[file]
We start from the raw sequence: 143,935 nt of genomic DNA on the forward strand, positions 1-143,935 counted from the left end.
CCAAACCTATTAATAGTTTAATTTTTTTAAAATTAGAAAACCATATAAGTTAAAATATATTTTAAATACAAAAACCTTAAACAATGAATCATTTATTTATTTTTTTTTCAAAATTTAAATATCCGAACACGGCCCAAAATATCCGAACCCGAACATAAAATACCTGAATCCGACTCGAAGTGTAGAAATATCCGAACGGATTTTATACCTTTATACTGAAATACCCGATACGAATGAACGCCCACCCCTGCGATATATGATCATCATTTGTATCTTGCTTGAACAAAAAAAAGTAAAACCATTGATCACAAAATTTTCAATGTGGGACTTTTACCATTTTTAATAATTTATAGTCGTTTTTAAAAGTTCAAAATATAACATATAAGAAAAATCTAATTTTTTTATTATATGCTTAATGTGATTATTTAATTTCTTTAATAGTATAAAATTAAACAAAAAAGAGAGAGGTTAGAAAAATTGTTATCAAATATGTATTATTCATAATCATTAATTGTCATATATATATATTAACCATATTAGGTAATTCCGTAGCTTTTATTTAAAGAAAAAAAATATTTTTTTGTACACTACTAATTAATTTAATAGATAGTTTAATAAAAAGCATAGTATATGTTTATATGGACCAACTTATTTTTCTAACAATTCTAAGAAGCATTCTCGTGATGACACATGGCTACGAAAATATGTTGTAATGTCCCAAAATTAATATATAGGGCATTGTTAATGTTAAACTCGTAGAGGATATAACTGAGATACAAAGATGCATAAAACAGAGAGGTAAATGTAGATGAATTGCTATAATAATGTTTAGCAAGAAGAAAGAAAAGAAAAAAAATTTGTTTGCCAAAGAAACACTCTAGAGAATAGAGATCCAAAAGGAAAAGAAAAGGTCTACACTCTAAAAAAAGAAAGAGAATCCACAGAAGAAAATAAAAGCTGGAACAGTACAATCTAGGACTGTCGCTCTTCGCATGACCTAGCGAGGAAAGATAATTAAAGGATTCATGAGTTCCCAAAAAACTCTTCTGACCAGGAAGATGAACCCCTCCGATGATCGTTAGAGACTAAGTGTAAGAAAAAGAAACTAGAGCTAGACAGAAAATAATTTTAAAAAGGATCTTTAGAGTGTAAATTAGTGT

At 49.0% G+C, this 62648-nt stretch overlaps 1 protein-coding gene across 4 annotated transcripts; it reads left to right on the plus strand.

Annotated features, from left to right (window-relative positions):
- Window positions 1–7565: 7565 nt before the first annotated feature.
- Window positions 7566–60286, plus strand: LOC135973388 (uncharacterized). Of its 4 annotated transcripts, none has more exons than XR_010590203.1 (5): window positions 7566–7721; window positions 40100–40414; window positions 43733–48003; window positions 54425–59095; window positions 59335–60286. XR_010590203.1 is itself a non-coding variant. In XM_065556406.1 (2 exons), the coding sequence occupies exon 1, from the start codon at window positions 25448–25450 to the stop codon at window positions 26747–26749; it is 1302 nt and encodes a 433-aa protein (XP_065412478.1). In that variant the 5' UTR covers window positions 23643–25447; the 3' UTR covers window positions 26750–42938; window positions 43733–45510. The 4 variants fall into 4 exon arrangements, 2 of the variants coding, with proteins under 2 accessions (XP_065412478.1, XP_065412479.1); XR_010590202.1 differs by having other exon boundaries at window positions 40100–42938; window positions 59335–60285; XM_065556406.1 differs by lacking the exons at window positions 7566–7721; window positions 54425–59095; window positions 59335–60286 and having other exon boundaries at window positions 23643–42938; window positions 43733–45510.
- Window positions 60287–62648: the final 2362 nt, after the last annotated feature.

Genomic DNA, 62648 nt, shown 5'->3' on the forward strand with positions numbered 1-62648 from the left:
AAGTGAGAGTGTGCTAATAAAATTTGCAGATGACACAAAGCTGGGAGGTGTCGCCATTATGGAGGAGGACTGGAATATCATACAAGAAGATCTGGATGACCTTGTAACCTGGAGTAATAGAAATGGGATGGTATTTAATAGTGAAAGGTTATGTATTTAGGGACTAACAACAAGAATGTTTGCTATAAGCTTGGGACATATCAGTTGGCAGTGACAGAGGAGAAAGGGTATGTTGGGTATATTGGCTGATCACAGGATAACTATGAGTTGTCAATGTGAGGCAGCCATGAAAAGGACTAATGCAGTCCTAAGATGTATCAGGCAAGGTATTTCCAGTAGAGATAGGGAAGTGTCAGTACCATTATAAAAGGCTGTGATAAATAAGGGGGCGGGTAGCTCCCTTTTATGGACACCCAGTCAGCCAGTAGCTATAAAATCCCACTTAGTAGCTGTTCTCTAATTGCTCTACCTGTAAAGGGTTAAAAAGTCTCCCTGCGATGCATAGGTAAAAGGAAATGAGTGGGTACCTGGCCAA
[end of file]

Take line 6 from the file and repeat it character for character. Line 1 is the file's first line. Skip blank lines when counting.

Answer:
- Window positions 7566–60286, plus strand: LOC135973388 (uncharacterized). Of its 4 annotated transcripts, none has more exons than XR_010590203.1 (5): window positions 7566–7721; window positions 40100–40414; window positions 43733–48003; window positions 54425–59095; window positions 59335–60286. XR_010590203.1 is itself a non-coding variant. In XM_065556406.1 (2 exons), the coding sequence occupies exon 1, from the start codon at window positions 25448–25450 to the stop codon at window positions 26747–26749; it is 1302 nt and encodes a 433-aa protein (XP_065412478.1). In that variant the 5' UTR covers window positions 23643–25447; the 3' UTR covers window positions 26750–42938; window positions 43733–45510. The 4 variants fall into 4 exon arrangements, 2 of the variants coding, with proteins under 2 accessions (XP_065412478.1, XP_065412479.1); XR_010590202.1 differs by having other exon boundaries at window positions 40100–42938; window positions 59335–60285; XM_065556406.1 differs by lacking the exons at window positions 7566–7721; window positions 54425–59095; window positions 59335–60286 and having other exon boundaries at window positions 23643–42938; window positions 43733–45510.